Several residents angrily asked why their life was no better with the ouster of the Taliban, although none was willing to be quoted by name on a subject that involved bin Laden.

Today — with Kandahar still lacking electricity, with roads still deeply potholed, and with scores of daily wage earners standing in freezing early morning weather hoping to get work at a construction site or digging ditches — many lament that the billions of dollars in Western aid that has come to Afghanistan has not brought basic services or improvements.

Ahmed Wali Karzai, head of the Kandahar provincial council and brother of President Hamid Karzai, said ordinary Afghans have an unrealistic view of the international forces, particularly the Americans. In an interview at his well-protected home in Kandahar, he explained that the U.S., in particular, is a hostage to its own superpower image.

Most Afghans don't understand why the United States hasn't been able to defeat the insurgency in the last decade.

"A country as powerful as the United States could crush the Taliban if they wanted to," said Abdullah, who uses only one name and works for an aid organization.

"How is it possible that the Taliban with only Kalashnikovs and explosives cannot be defeated by America?" he asked.

His only explanation is the popular conspiracy theory among Afghans that U.S. and NATO forces are secretly working with the Taliban and Pakistan in order keep a permanent presence in the country.

"They want to stay here," Abdullah said. "That is why we have this insecurity."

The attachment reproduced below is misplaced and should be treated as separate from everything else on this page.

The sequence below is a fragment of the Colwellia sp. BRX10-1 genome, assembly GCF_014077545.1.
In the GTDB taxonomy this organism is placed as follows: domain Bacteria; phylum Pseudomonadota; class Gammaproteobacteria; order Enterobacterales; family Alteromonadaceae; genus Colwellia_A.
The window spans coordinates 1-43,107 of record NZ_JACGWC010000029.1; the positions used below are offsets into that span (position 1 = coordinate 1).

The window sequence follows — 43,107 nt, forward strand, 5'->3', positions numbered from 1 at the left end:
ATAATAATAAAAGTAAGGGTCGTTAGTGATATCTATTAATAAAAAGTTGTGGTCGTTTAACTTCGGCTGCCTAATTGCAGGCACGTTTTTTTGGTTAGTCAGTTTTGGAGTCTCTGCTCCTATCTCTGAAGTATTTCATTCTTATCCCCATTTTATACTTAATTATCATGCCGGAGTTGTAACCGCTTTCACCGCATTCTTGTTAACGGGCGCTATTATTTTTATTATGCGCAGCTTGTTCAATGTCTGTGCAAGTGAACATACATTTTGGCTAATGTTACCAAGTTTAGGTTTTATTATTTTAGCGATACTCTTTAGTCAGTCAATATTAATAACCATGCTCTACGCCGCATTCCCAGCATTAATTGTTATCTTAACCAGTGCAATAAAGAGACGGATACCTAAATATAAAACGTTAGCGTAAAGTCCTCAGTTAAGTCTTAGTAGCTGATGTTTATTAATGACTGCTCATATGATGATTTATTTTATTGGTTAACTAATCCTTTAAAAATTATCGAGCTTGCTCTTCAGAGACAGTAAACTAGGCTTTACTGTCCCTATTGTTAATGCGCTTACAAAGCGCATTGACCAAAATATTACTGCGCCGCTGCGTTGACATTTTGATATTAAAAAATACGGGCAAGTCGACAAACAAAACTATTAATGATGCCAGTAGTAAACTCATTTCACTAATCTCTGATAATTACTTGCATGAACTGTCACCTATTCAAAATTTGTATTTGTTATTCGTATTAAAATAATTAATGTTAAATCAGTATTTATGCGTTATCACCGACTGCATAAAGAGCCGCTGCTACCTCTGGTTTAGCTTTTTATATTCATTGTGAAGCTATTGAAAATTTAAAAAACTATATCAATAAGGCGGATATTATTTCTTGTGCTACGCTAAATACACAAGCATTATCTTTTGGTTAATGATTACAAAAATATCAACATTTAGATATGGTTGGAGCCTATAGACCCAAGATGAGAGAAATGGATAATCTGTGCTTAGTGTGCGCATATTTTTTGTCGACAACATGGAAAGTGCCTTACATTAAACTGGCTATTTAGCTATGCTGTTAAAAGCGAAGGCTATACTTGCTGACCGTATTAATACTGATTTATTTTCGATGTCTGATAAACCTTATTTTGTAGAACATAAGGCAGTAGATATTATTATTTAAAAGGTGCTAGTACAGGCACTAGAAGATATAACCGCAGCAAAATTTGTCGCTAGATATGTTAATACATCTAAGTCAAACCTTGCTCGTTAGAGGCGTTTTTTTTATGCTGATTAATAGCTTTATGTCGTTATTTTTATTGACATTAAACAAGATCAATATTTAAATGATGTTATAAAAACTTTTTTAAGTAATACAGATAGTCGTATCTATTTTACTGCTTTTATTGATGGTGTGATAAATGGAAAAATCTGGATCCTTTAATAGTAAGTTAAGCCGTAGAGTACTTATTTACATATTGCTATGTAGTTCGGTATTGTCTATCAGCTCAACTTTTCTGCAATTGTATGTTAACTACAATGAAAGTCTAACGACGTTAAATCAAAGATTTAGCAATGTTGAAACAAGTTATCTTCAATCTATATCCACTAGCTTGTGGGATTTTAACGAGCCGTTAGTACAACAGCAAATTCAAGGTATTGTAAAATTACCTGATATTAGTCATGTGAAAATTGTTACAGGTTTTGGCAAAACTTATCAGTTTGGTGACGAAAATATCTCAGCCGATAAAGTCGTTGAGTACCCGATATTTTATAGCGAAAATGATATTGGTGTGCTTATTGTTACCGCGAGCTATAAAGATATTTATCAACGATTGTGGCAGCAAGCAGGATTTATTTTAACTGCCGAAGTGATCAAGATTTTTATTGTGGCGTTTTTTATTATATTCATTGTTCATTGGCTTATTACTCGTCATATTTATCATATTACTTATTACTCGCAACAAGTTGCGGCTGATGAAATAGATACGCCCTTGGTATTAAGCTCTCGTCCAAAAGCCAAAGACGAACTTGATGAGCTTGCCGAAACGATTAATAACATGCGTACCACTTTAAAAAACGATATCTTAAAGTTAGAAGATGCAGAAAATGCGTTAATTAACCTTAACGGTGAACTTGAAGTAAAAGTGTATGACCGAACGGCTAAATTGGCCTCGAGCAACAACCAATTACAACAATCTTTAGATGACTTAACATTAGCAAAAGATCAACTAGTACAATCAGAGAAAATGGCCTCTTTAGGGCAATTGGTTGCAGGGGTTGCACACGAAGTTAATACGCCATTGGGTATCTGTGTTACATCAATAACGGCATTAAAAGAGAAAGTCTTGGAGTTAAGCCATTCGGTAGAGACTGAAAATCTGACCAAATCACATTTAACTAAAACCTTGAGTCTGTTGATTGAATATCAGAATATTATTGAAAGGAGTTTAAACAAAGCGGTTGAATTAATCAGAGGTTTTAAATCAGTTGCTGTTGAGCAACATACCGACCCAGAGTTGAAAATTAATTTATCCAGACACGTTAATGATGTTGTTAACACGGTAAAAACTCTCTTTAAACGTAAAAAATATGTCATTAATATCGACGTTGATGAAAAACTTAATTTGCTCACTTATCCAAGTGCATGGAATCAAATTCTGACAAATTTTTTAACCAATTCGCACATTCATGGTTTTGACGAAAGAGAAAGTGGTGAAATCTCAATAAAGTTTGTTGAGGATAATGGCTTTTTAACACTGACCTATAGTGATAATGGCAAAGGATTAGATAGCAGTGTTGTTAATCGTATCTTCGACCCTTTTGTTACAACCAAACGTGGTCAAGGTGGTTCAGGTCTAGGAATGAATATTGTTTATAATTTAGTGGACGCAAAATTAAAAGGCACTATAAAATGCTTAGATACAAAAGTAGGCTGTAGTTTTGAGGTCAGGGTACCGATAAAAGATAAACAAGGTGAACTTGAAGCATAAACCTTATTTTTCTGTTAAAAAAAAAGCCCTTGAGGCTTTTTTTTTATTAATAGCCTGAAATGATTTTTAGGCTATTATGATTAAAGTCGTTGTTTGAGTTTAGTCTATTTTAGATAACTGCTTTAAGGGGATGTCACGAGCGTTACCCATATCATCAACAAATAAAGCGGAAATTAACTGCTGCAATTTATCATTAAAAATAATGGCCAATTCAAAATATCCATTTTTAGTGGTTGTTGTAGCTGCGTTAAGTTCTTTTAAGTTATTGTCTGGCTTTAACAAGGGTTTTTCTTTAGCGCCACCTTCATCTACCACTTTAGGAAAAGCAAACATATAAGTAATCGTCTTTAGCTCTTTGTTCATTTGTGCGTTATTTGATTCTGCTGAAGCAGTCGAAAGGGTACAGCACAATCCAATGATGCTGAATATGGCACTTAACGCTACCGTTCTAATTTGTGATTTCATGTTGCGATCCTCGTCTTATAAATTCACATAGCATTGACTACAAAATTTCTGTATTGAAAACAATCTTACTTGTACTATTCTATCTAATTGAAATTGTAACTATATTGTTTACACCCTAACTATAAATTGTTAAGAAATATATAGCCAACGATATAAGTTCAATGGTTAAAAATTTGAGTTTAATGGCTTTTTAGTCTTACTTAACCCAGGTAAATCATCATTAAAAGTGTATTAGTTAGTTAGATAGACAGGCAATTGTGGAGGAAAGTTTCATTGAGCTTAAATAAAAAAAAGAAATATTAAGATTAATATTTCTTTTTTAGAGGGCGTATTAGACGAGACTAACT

Kathy Gannon is Special Regional Correspondent for Afghanistan and Pakistan.

Category: Taliban/ISIS/Terrorism, US-NATO, HR Violations - Views: 8876


15.02.2011: 112 Afghans killed in the past week
14.02.2011: The reality of Britain’s War in Afghanistan
10.02.2011: Afghan war killed 2 children daily in 2010: report
26.01.2011: Afghanistan’s Situation Gets Worse Because of Foreign Army
25.01.2011: West’s portrayal of Afghan war deceptive: group
24.01.2011: Canada in Afghanistan – The Big Lie machine
22.01.2011: Woman overrun by ISAF vehicle in Herat
20.01.2011: “Eid Gul was just one of 69 Afghan Civilians Killed by US/NATO Forces during December 2010”
18.01.2011: ISAF strike kills 6 of a family in Kunar
10.01.2011: Three Afghan police killed in Nato air strike
24.12.2010: NATO Night Raid in Kabul Leaves Afghan Guards Dead
16.12.2010: NATO air strike kills 4 Afghan soldiers: ministry
10.12.2010: Obama/Pentagon Lies to Set the War Narrative and Where Afghan Civilian Deaths Do Matter
09.12.2010: NOT WORTH IT: Every Predator drone in Afghanistan costs taxpayers 4.5 million USD
06.12.2010: Afghan poll shows falling confidence in U.S. efforts to secure country
01.12.2010: Coalition ramps up air war over Afghanistan, mindful of civilian casualties
30.11.2010: Villagers claim deaths, complicating Afghan push